Cuisine and culture in Venice through centuries

 
Cuisine and culture in Venice through centuries It's common knowledge that Venice has for centuries been an authentic door of the interchange between the Far East and the West; this opens a series or arguments and a long walk backwards that plaits the history of art, religious gatherings and the presence of many communities in the city which enrich our culinary culture.
The pilgrims, who arrived to Venice from every part of Europe in the Ascension period ("Feast of La Sensa") in order to sail towards the Holy Land, used to get astounded by the quantity and the variety of stuff that could be found in this city of water.
Admiration for a good management that guaranteed such great prosperity shone through from their chronicles – a prosperity which was noticed both from the well-stocked markets and warehouses such as barns of Newfoundland and Fontego.

Supplying with the flour justified the continuous conquests of the mainland that will shortly see Venice as the "queen of the land and the sea".
The conquest of the Orient leads Venice to get hold of the road of the spices, imposing these onto the markets of the present European countries.
Many products of oriental origin find  their daily use, in this case the spices: ginger, cinnamon, nutmeg, cardamom, sugar etc..; their use, according to typically eastern characteristics, became almost exaggerated in the late medieval ages so to confuse the taste of food and also to cover unpleasant flavours; it continued less in the renaissance and we can still find it to this day, even if the amount is reduced.
Historic documents inform us that in 15th century Venetian warehouses used to get supplied yearly with about five thousand tons of spices which were unloaded from the ships coming from the Far Eastern ports; a large quantity of these spices remained in the city to increase the flourishing industry led by "wholesale apothecaries" who, using their secret recipes, prepared the famous "Veneto bags" and " Venetian spicery bags", sold at a very high price.
Great use of spices in the kitchen for six centuries is presented in a recipe by an unknown chef from 1400, and known to us by the name of "ginger chicken" where the quantity of spices used is good 750 grams.
Another important contamination of oriental origin of the Venetian cuisine is the Jewish one, very much spread in Venice due to the presence of a large community in the first ghetto in history.
Rice with raisins, “i cugoli” (gnocchi of breadcrumbs), goose salami and many others are a result of combination laid down by rigid prohibitions and religious obligations: like a custom to combine rice with various vegetables, introduction of meats of goose, duck and, later, turkey.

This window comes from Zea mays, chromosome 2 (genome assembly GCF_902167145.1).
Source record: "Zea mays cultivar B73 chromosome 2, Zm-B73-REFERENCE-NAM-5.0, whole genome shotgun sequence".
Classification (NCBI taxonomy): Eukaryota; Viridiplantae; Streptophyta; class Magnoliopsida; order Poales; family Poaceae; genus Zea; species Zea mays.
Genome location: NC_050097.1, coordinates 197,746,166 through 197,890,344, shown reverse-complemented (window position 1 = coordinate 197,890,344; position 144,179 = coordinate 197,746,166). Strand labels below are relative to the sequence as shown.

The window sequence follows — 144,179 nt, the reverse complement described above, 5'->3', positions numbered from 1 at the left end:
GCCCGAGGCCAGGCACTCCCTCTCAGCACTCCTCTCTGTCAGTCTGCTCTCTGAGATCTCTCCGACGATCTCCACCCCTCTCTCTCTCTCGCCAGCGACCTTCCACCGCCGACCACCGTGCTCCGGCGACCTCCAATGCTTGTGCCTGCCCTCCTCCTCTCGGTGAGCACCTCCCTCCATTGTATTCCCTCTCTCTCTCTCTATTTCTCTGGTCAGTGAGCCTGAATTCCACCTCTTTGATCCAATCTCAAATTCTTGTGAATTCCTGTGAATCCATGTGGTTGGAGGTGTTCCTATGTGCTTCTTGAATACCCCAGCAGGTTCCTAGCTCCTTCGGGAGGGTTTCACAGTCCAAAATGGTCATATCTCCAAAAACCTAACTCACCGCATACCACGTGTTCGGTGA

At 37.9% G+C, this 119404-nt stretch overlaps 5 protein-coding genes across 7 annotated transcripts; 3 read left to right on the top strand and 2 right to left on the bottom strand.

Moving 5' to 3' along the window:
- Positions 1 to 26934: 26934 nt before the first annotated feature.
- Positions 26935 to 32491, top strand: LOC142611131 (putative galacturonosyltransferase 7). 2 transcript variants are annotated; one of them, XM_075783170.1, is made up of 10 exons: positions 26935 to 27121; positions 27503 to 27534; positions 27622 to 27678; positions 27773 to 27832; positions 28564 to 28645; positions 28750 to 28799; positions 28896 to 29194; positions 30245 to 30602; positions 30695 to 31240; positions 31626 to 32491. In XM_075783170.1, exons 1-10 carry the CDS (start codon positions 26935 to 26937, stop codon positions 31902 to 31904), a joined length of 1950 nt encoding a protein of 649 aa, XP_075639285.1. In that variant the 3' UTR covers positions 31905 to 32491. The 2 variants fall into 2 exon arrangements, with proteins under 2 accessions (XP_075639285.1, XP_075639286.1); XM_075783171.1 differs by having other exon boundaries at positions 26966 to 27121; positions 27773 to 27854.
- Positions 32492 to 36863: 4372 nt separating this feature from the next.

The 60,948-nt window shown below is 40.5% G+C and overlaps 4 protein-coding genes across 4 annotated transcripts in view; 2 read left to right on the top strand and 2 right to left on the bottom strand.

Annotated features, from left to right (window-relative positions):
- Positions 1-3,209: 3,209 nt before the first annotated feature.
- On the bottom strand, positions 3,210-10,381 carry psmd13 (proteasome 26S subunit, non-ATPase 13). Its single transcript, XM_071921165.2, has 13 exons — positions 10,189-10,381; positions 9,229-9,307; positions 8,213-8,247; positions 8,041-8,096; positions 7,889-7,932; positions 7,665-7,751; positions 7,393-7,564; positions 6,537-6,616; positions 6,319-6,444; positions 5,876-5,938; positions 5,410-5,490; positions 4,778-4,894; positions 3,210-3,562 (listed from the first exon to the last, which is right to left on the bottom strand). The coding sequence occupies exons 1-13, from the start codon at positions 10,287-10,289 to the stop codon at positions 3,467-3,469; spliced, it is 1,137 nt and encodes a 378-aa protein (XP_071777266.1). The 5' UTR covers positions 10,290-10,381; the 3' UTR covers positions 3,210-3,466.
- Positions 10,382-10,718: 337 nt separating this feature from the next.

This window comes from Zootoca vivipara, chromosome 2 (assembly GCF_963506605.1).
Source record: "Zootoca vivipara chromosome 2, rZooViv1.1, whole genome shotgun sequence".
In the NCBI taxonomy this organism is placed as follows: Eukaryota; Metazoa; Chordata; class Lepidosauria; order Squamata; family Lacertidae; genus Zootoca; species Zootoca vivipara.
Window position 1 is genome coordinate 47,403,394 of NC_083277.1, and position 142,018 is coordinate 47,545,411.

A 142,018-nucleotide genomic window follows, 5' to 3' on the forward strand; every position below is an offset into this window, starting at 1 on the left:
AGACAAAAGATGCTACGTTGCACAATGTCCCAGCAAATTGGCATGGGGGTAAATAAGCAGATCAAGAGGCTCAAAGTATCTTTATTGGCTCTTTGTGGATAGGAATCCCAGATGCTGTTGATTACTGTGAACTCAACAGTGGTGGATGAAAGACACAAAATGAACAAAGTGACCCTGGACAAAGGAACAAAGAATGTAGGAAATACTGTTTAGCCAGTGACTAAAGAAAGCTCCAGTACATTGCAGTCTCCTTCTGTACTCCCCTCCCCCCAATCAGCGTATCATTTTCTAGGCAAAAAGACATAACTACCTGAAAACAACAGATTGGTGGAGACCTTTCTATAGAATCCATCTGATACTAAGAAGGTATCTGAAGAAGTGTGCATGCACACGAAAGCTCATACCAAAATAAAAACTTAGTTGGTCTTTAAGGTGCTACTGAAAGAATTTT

Amongst products of oriental origin, rice is the one that mostly characterises the Venetian cuisine. During medieval age it was one of the most expensive food and was very often sold in the "apothecaries" for medical use; as food, it was reduced almost to rice flour and used to thicken the soups.
 
It was in 16th century that rice became the king of the Venetians' tables and it started to be part of the Venetian gastronomy: "risi e bisi" (peas from the lagoon gardens) is a dish of the most important holiday in Venice, St Mark's Day; and Carlo Goldoni, in one of his comedies, talks about "Cento risi cola quagietta".
In fact, a tourist in Venice, can taste a variety of risottos and soups with rice and he will get surprised by delicate tones these particular dishes will offer.

Traditional Venetian cuisine is actually a very simple cuisine because its basic ingredients, preparation methods and cooking times were simple, but at the same time it is a complex cuisine because it could be said that it followed events of a thousand year history of St Mark's city, with a language made of matchings, developments and flavours.
For example, in the Venetian tradition, there are dishes based on usage of residual products of butchery (liver, spleen, heart, nerves, tripe, etc…) as well as very elaborated others:  "sopa coada", oyster soup, stuffed duck, all the sweet products etc…, some of which are used daily even today.
 
There are famous and notable banquets offered by Serenissima in occasion of arrival of princes and foreign ambassadors to the city and there are also the most important holidays after which remained proverbial the use of “piron“ (fork) brought from Byzantium and the famous "sugar triumphs" (food then unknown in Europe which used honey only), sugar that Venice imported from Turkey and Candia, having the monopoly of it and imposing it onto the markets.